Bob the cat was first introduced to Patch readers in the story, "."
His story was one of a friendly homeless cat who, after having his throat cut by strangers, was wandering the streets hurt and hungry .
He was rescued by a good Samaritan and after months of treatment at LifeLine Animal Project, he was put up for adoption only to be repeatedly passed over because he is FIV positive. Although healthy and asymptomatic, Bob’s diagnosis scared off potential adopters who were otherwise charmed by this amiable and roly-poly 16 pound feline.
Sherri Nielson wasn’t scared off.
Nielson, the former head of the Alabama Jazz Hall of Fame and now the executive director of Sawtooth School for Visual Art in Winston-Salem, N.C., was taken with Bob’s tale.
“The story on Patch just spoke to me,” she said, “I've been thinking about adding a cat to our family for a few months.”
Already the owner of two rescued corgi-mix dogs named Emma and Ike, she thought Bob’s affection for humans, dogs and other cats was a winning combination.
“Bob seems to have the perfect personality to add to a mix of one human and two relatively laid back canine rescues,” Nielson said about her household.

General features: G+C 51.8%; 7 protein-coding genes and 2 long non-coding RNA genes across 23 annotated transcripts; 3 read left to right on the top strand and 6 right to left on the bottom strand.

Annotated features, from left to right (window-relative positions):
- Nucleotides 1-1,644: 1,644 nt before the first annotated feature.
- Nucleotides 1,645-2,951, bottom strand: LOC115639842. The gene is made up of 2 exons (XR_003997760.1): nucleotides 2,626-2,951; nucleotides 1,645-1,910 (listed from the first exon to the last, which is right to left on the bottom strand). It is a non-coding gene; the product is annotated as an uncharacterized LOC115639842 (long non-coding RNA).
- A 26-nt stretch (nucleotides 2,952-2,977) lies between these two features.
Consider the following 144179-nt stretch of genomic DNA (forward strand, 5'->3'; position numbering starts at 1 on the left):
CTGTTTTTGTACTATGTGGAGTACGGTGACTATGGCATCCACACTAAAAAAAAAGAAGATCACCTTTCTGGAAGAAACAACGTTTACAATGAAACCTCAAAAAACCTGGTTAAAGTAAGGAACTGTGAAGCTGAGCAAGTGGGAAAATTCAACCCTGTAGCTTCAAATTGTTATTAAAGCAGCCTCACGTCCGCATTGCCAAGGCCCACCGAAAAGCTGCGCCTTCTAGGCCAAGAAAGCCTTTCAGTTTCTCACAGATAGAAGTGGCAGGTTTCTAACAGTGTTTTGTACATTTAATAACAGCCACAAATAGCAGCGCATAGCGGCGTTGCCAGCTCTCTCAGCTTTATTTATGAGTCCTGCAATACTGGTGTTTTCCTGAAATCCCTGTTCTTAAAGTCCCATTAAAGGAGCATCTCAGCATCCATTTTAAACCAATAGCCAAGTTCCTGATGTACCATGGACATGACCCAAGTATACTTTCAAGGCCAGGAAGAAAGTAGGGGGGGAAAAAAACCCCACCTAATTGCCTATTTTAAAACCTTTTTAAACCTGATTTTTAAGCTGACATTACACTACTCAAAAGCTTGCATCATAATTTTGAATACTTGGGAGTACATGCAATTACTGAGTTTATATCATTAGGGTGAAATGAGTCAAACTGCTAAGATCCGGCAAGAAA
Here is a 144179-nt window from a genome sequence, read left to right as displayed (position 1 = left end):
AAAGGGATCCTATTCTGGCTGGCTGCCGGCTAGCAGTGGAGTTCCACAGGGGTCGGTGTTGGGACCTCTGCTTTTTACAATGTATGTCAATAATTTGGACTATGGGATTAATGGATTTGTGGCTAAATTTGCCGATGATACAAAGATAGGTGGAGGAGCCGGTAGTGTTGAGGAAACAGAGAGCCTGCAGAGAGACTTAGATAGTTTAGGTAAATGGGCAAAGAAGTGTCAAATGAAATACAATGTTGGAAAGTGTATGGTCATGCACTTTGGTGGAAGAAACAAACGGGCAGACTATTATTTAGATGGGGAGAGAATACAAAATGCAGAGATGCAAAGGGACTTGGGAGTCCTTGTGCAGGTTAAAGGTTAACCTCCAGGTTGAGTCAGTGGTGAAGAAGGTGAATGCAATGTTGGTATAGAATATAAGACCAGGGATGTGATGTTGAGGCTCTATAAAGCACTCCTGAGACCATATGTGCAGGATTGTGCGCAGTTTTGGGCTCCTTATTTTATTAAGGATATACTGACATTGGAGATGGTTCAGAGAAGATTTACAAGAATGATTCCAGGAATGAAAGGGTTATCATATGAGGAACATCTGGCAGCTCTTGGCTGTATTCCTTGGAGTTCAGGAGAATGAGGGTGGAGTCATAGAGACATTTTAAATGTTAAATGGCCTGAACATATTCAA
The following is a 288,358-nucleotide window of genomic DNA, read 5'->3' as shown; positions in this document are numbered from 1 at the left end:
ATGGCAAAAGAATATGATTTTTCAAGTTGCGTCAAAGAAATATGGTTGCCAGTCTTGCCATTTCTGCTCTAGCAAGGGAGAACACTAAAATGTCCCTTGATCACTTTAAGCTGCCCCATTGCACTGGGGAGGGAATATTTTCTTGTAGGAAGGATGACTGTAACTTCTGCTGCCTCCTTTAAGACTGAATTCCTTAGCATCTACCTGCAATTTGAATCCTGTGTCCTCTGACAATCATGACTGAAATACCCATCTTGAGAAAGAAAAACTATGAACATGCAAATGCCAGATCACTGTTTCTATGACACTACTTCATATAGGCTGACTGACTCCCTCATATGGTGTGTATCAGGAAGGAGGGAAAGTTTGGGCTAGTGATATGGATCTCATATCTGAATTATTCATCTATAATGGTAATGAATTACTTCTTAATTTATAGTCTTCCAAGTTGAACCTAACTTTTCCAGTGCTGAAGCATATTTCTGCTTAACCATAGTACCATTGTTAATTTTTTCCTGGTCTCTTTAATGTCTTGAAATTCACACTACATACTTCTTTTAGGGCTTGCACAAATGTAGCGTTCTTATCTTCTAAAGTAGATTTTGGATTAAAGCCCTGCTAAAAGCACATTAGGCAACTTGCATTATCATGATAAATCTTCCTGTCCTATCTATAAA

She had no qualms about adopting an FIV+ cat since the disease cannot be transmitted to humans or dogs and only to other cats through biting or fighting. Cats with FIV can live normal lives if fed quality food and kept in a healthy environment.
Nielson smiles when she speaks of her rescued pets.
“I can't grow spiritually without them," she said. "The unconditional love shown by our animals is a true gift from God. Whenever a day seems bad or gloomy, let a dog or a cat show you some love and things are immediately brighter.”
Nielson said she prefers adopting pets from shelters as opposed to buying from pet shops or breeders.
“I'd like to tell everyone to truly look in your heart and see if there's space in there for a rescued animal,” Nielson said. “If there is, do your part and invite one into your home. If there's not, give a rescue group some money to help them do some of the hardest work around--helping those that cannot help themselves.”
LifeLine Animal Project has an extensive online database of adoptable dogs and cats from their and other rescue groups, including endangered animals at county shelters. See the listings, with photos, at www.atlantapets.org.